The rector of the Alice-Salomon College in Berlin has protested in an April 7 open letter to Berlin’s mayor Michael Müller (Social Democrats, SPD) against a recent police intervention during a march by right-wing extremists. It was “an unprecedented incident that, for us, is not acceptable,” the letter says.
What took place? On April 2, around 30 police stormed into Alice-Salomon College (ASH) in the district of Marzahn-Hellersdorf, forced all students and tutors present into the main auditorium, blocked all exits and collected personal information.
The operational command justified the attack on the internationally renowned college for social work by referring to a placard hanging outside the building which called for “racists and Nazis” to be blocked. Groups of known right-wing extremists gathered in front of the college, before subsequently marching through the local area under the slogan “Security instead of Fear.” Many college students took part in the counterdemonstration.
But instead of taking action against the approximately 300 aggressive right-wingers, who repeatedly gave the Hitler salute, filmed the college and its students with cameras and called for attacks on left-wing opponents on a banner (“Leftist fascists have names and addresses”), the police tore down the college’s placard and claimed the slogan was a call to commit “criminal acts,” specifically “blocking a demonstration protected by the right to assemble.”
Two students were arrested and carried out of the building. One was accused, according to Tagesspiegel, of participating in the “crime,” while the other was accused of “insulting” police officers.
Professor Dr. Uwe Bettig, ASH rector, expressed his disgust and sharply criticised the police intervention. “A state college as an academic and protected space cannot be dealt with by the police in such a manner,” he wrote in his letter to the Berlin Senate.
There was no acute danger resulting from the placard, he argued. He had been at the location himself on the day and gave his telephone number to the police operational commander prior to the demonstration so he could intervene to negotiate in the event of conflict. But he was not, as had been previously agreed, informed before action was taken.
Police spokesman Stefan Redlich responded to a question on this from Tagesspiegel, “An obligation to inform does not exist.”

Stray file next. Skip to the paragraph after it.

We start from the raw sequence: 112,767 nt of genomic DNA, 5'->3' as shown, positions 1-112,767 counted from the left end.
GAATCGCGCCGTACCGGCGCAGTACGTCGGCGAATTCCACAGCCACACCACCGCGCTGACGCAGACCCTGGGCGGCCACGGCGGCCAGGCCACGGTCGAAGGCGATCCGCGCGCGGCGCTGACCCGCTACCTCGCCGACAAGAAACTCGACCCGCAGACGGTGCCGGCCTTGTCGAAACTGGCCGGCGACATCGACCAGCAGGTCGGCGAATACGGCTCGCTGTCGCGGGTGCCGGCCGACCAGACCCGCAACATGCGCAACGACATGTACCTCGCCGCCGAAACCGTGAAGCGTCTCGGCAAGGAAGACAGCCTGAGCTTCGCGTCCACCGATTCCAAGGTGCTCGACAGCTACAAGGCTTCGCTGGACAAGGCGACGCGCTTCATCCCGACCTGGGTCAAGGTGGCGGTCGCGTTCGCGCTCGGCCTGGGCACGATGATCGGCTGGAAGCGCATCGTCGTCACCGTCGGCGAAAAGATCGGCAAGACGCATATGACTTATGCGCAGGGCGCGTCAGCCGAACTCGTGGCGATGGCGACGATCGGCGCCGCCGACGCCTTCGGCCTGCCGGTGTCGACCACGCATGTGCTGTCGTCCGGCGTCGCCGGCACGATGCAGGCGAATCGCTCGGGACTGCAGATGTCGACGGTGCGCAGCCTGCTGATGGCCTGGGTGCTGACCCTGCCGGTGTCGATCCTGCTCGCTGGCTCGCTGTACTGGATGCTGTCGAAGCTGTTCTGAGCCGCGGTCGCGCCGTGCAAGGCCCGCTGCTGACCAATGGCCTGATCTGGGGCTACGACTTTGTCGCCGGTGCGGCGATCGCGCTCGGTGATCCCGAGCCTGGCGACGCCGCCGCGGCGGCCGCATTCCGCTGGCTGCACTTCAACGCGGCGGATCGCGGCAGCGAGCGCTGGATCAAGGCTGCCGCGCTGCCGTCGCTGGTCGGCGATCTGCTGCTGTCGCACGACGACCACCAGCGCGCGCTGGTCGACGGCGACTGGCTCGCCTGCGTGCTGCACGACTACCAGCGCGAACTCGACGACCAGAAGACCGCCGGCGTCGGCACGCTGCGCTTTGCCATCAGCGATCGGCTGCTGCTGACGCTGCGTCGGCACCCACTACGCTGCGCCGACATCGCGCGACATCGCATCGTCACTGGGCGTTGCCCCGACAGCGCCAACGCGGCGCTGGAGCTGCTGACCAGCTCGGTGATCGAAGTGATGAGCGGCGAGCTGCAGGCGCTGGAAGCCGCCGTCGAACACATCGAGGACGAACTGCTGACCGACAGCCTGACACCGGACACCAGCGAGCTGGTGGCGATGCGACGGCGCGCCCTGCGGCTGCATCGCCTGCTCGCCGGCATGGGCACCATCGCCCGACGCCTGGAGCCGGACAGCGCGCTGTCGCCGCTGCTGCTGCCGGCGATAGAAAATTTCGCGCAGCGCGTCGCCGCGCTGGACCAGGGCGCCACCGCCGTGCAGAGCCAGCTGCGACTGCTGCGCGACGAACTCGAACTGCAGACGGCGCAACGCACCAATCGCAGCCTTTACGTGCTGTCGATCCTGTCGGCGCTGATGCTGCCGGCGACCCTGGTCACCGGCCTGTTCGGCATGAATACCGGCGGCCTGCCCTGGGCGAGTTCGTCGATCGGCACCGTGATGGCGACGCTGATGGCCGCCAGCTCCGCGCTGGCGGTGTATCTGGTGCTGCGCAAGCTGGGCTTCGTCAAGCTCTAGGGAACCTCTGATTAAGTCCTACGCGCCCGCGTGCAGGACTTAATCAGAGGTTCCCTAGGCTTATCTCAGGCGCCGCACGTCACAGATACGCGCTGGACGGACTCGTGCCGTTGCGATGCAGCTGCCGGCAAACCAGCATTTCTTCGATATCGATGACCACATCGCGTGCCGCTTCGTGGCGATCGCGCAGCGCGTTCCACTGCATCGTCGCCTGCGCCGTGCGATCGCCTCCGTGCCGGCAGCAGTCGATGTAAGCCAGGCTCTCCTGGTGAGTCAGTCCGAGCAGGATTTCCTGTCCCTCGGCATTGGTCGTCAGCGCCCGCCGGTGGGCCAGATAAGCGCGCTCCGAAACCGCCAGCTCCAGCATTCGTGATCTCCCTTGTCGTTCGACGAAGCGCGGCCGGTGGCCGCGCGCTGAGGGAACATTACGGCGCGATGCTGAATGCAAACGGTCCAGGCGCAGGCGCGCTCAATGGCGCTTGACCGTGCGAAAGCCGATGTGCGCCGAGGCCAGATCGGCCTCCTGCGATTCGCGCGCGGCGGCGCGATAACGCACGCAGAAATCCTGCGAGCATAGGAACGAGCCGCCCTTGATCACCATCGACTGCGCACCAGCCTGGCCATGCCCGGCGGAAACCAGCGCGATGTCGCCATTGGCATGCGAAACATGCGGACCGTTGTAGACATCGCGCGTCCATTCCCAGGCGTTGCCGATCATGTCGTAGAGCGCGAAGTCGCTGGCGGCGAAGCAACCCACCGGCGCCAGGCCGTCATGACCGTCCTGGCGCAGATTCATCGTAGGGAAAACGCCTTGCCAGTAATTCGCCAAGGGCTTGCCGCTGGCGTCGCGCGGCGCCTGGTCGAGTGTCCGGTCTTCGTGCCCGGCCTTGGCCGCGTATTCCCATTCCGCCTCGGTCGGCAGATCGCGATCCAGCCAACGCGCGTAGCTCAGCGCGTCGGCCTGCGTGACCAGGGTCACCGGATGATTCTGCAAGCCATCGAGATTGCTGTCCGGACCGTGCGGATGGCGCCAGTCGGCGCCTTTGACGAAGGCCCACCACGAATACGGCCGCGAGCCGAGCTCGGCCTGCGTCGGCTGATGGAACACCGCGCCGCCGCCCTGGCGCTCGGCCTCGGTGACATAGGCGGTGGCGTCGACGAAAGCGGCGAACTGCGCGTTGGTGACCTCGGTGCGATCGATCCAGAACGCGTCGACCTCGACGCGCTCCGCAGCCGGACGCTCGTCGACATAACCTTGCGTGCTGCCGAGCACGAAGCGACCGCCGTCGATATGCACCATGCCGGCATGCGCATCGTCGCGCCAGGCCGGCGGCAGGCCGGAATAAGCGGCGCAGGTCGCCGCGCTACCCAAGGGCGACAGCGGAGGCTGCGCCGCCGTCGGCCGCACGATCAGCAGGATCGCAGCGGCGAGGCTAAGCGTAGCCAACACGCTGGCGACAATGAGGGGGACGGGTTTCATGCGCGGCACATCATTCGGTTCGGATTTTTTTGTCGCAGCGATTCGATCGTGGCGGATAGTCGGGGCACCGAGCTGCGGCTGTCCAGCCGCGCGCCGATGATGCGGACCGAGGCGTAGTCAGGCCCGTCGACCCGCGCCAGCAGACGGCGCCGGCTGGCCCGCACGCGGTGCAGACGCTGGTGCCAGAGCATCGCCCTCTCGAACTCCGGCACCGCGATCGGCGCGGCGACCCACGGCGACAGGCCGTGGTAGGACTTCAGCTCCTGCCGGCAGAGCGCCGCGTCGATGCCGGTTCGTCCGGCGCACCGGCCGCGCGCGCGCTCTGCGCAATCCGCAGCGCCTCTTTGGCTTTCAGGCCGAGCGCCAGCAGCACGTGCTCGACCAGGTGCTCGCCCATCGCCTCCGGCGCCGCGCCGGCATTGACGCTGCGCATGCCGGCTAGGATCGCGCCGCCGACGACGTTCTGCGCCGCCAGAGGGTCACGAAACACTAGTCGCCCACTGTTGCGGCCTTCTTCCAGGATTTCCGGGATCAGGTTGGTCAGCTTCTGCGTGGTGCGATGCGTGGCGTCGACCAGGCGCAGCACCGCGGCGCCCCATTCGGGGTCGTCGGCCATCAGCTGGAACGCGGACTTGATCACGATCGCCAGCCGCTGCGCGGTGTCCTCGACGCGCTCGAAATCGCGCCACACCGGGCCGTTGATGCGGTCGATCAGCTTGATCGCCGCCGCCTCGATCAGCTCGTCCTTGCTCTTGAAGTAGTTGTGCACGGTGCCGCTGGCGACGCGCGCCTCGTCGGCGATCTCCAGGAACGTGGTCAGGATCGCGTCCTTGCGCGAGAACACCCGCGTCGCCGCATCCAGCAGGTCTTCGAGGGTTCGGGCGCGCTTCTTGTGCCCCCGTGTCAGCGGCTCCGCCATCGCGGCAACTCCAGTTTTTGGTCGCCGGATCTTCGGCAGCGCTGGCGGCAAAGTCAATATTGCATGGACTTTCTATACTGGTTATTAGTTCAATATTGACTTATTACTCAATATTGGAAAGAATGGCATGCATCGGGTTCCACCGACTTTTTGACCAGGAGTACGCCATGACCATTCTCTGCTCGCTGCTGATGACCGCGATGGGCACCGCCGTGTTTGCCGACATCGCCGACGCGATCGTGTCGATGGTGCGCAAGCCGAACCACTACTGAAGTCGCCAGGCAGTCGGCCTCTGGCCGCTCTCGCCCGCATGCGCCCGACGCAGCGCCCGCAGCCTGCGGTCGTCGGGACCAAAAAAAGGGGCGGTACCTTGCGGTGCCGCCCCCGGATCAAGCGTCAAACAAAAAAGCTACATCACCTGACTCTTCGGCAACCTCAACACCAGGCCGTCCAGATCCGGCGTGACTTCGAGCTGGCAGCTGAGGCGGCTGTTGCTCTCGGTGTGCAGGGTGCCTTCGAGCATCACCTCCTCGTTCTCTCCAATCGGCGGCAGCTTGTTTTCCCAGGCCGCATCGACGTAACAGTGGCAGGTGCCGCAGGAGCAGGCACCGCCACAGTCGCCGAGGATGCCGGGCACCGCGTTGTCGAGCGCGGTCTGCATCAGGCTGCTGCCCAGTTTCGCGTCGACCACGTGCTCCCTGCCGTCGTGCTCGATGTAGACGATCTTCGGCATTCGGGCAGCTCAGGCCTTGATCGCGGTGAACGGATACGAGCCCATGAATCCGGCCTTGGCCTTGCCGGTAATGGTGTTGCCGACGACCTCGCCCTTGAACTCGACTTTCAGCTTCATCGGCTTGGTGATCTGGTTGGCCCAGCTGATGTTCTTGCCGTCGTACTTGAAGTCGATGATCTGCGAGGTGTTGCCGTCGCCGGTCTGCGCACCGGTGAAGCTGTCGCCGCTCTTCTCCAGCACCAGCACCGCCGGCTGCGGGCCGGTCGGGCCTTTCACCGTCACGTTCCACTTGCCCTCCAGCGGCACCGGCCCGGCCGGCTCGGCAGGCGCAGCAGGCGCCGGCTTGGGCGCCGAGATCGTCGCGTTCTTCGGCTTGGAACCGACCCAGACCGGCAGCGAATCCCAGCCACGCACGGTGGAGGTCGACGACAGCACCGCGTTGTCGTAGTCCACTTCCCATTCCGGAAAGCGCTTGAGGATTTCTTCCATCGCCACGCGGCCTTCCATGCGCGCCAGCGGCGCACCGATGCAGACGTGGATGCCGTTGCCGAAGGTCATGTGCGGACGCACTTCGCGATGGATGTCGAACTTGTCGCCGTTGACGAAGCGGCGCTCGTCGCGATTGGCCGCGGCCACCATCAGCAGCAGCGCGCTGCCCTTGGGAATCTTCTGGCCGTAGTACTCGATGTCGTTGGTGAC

Rector Bettig, who has led ASH since 2014, told the WSWS that the actions of the police were “horrifying.” The placard concerned had been hanging on the building alongside other placards opposing racism for some time. In his opinion it was therefore inexplicable why the police stormed into the college without warning and tore down the banner precisely at the beginning of the right-wing protest. The college management intended to bring the case to court, Bettig said. “Ultimately, we have the rights to our house,” he said.
ASH, which moved in 1998 from the Berlin-Schöneberg district to Hellersdorf, has long been the focus of right-wing groups. It is well known for its strong engagement against xenophobia and readiness to help refugees. Many students and tutors look after refugees in the nearby accommodation centres and organise free seminars and consultations for them.
In the summer semester, a lecture series on racism is to take place, and teaching seminars are planned in the refugee accommodation centres. The college’s library and canteen are open to refugees. An “anti-racist registration point” established at ASH in 2013 carefully documents incidents of right-wing violence.
This practice, Bettig told the WSWS, corresponds to the college’s general principles and history. It was founded as a “social women’s school” in 1908 by Alice Salomon and obtained college status in 1932. In 1933, it was renamed “School for people’s care” by the Nazis, and its Jewish and Social Democratic tutors were removed. Today, under the school’s original name, students are trained in social work, health care and education, and the college has many international contacts.